Look at what RedHat does, they sell Linux support and services and they package the product with instructions, etc. Are they the primary developer of Linux? No. They fund a small chunk of development, enough to give them some say in where it goes, but not enough to really hurt their bottom line. Now we have RedHat DB which is simply a repackaged postgresql, yet another thing they've not put vast resources into. Because of those reduced costs they can actually afford to have a business where the software they sell is free to download.

    The power of open source comes from a community burden of development. Several people and organizations can share the costs of developing the software. Something that I have yet to see take hold is the realization that open source doesn't have to be developed by traditional software companies. When open source will get really interesting is when you see insurance companies, banks, and other software dependent organizations making contributions to the community. There's a tremendous financial incentive to use open source software and to contribute innovations in that software back to the community.
  • by mactari ( 220786 ) <rufwork@gmaiNETBSDl.com minus bsd> on Tuesday November 20, 2001 @12:52PM (#2589858) Homepage
    NEWFLASH! Open source projects aren't making money when commercial ventures aren't making money, therefore open source is fading!

    The author of the article referenced here takes examples like VA Linux and says, "See, open source is on the way out." The point should be that times were so wild for a while there you could offer Free[dom] software and *still* make money.

    Quoting a quote from the article:
    "The development model of open-source software is wonderful. But let's not confuse a development model with a business model. Basic business principles were forgotten by some," said Turbolinux Chief Executive Ly-Huong Pham.
    [end quote]

    Mistaking open-source for a business model is exactly what this article does. The fact that open-source companies are struggling is not a good indicator that open source is "fading". That's like measuring the well-being of the Catholic Church by how much the Pope makes each year, after taxes, of course. *sigh*
  • by jefferson ( 95937 ) on Tuesday November 20, 2001 @12:53PM (#2589866) Homepage
    The articles only talk about Open Source in terms of companies trying to make money from it. But education, specifically university CS departments, are both huge users and huge resources for the open source community, and will help keep it afloat in hard times.


    Not having to buy licenses for much or all of the software on their un*x workstations saves departments huge amounts of money. Moreover, they can build workstations from commodity components. This allows them to provide more machines for students, and simultaneously exposes huge numbers of CS undergrads and grad students to free software.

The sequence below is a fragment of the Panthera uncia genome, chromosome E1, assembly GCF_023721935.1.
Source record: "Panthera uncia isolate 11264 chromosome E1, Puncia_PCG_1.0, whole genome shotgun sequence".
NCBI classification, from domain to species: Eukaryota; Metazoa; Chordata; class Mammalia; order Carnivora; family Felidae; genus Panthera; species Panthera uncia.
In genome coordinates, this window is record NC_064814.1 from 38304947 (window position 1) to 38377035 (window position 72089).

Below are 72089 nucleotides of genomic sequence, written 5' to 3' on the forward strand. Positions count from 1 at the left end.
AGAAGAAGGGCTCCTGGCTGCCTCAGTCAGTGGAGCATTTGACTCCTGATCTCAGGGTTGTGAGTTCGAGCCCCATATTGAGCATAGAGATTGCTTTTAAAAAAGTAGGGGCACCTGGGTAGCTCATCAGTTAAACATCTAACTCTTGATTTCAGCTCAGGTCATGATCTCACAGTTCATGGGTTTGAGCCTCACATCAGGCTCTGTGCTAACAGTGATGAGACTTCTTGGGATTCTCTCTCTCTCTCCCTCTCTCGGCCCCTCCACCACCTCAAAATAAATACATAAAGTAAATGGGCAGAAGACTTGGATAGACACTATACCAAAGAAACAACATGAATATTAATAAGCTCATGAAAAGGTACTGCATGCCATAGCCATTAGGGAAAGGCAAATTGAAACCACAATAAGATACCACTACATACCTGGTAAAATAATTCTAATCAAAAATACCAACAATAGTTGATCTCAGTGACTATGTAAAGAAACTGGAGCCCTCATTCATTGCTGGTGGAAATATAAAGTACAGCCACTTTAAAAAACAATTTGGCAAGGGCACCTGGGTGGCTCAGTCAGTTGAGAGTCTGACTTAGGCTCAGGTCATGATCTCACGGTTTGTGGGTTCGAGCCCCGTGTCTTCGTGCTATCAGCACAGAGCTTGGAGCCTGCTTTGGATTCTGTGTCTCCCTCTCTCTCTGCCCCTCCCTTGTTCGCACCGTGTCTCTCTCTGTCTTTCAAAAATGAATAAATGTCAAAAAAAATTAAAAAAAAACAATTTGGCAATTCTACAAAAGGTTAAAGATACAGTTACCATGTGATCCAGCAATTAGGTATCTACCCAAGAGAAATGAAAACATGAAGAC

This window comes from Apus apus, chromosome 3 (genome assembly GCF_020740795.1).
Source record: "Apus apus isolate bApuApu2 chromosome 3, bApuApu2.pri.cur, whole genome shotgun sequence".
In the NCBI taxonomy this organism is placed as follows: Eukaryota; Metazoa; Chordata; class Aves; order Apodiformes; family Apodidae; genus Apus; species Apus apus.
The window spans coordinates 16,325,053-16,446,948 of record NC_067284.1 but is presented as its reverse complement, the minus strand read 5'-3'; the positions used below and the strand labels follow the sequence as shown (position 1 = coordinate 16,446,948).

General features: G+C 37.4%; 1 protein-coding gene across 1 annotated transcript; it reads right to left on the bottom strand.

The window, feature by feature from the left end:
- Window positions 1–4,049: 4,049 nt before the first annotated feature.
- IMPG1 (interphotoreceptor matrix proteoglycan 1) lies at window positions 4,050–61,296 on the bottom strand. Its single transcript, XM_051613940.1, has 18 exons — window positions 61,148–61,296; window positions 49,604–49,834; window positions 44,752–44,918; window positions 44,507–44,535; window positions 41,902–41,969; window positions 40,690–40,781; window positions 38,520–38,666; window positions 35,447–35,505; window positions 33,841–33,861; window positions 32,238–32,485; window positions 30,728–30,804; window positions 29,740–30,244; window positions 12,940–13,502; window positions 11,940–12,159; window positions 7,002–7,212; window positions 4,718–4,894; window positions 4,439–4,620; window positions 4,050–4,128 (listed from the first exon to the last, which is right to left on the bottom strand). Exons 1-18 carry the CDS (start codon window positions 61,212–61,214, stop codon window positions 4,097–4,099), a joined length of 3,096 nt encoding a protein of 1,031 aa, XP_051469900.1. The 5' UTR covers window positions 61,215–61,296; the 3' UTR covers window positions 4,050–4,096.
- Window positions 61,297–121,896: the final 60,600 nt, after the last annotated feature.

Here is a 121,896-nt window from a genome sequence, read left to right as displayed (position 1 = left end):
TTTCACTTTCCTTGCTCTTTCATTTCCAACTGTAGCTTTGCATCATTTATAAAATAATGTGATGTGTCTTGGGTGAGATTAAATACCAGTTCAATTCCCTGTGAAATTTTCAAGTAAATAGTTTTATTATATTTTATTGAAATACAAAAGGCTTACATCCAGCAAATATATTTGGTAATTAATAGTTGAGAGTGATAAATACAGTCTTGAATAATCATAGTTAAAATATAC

Also, the dot-com bubble bursting caused CS graduate school enrollments to swell enormously. Grad schools have traditionally been places where much free software is born, as student researchers put their work out there for everyone to see.


    The problem is that only a few schools really do research in user interfaces and similar areas that will advance free software in the mainstream. But in a lot of less visible areas: like the core-OS, distributed computing, networking, scientific computing, high-performance graphics, AI and robotics, free software will continue to progress and improve through universities. In the process the universities will continue to graduate students who are used to working with free software, and who will wonder why they should buy licenses for software when so much is available for free.

  • Across every industry, the same thing is happening (or has already happened). For the most part, the upstarts that thought they could conquer the brick-and-mortars by being on the internet first have failed.

    The brick-and-mortars that do the same thing but could afford to lose lots of money on the internet initially have survived. Commercial open source will survive, but pursued more by the old guard (like IBM, Apple, Sun, etc.).

  • You do not _make_ money _selling_ opensource software.

    You _save_ money by _using_ opensource software.

    How hard is this concept to grasp?

    These models are used in, for example, companies doing something else entirely, such as the auto industry, finance or research. The main goal is to reduce IT costs.